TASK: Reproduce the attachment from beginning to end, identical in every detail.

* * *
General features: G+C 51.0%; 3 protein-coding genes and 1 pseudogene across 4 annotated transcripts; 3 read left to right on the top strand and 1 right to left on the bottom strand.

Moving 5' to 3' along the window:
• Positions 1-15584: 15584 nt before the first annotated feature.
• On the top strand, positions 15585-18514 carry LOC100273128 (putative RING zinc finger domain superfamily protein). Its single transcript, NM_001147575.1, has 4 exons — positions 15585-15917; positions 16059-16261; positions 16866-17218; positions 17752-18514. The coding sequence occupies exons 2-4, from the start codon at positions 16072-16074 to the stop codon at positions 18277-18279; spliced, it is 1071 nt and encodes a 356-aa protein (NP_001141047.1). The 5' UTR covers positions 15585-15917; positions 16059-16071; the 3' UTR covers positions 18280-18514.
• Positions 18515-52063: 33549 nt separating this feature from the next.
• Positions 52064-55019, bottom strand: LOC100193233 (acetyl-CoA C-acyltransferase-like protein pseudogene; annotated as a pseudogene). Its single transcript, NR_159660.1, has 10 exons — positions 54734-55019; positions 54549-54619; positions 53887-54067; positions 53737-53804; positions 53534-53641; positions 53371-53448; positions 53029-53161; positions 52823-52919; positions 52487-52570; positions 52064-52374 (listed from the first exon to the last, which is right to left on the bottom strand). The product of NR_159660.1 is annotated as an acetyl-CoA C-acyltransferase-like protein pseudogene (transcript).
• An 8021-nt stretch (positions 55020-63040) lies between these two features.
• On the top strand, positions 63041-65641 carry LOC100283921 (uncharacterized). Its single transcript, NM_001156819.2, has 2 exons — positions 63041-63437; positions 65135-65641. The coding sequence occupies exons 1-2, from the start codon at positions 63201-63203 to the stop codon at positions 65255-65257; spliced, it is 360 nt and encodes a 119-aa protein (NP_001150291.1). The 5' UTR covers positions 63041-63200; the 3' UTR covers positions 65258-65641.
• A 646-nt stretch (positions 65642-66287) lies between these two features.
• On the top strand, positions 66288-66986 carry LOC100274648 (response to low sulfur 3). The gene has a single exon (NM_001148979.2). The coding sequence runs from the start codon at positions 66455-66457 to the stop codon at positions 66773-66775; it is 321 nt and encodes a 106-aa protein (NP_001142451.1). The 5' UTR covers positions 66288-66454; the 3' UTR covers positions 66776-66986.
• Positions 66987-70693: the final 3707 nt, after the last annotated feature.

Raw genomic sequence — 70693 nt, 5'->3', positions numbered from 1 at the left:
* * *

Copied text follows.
General features: G+C 51.0%; 3 protein-coding genes and 1 pseudogene across 4 annotated transcripts; 3 read left to right on the top strand and 1 right to left on the bottom strand.

Moving 5' to 3' along the window:
• Positions 1-15584: 15584 nt before the first annotated feature.
• On the top strand, positions 15585-18514 carry LOC100273128 (putative RING zinc finger domain superfamily protein). Its single transcript, NM_001147575.1, has 4 exons — positions 15585-15917; positions 16059-16261; positions 16866-17218; positions 17752-18514. The coding sequence occupies exons 2-4, from the start codon at positions 16072-16074 to the stop codon at positions 18277-18279; spliced, it is 1071 nt and encodes a 356-aa protein (NP_001141047.1). The 5' UTR covers positions 15585-15917; positions 16059-16071; the 3' UTR covers positions 18280-18514.
• Positions 18515-52063: 33549 nt separating this feature from the next.
• Positions 52064-55019, bottom strand: LOC100193233 (acetyl-CoA C-acyltransferase-like protein pseudogene; annotated as a pseudogene). Its single transcript, NR_159660.1, has 10 exons — positions 54734-55019; positions 54549-54619; positions 53887-54067; positions 53737-53804; positions 53534-53641; positions 53371-53448; positions 53029-53161; positions 52823-52919; positions 52487-52570; positions 52064-52374 (listed from the first exon to the last, which is right to left on the bottom strand). The product of NR_159660.1 is annotated as an acetyl-CoA C-acyltransferase-like protein pseudogene (transcript).
• An 8021-nt stretch (positions 55020-63040) lies between these two features.
• On the top strand, positions 63041-65641 carry LOC100283921 (uncharacterized). Its single transcript, NM_001156819.2, has 2 exons — positions 63041-63437; positions 65135-65641. The coding sequence occupies exons 1-2, from the start codon at positions 63201-63203 to the stop codon at positions 65255-65257; spliced, it is 360 nt and encodes a 119-aa protein (NP_001150291.1). The 5' UTR covers positions 63041-63200; the 3' UTR covers positions 65258-65641.
• A 646-nt stretch (positions 65642-66287) lies between these two features.
• On the top strand, positions 66288-66986 carry LOC100274648 (response to low sulfur 3). The gene has a single exon (NM_001148979.2). The coding sequence runs from the start codon at positions 66455-66457 to the stop codon at positions 66773-66775; it is 321 nt and encodes a 106-aa protein (NP_001142451.1). The 5' UTR covers positions 66288-66454; the 3' UTR covers positions 66776-66986.
• Positions 66987-70693: the final 3707 nt, after the last annotated feature.

Raw genomic sequence — 70693 nt, 5'->3', positions numbered from 1 at the left: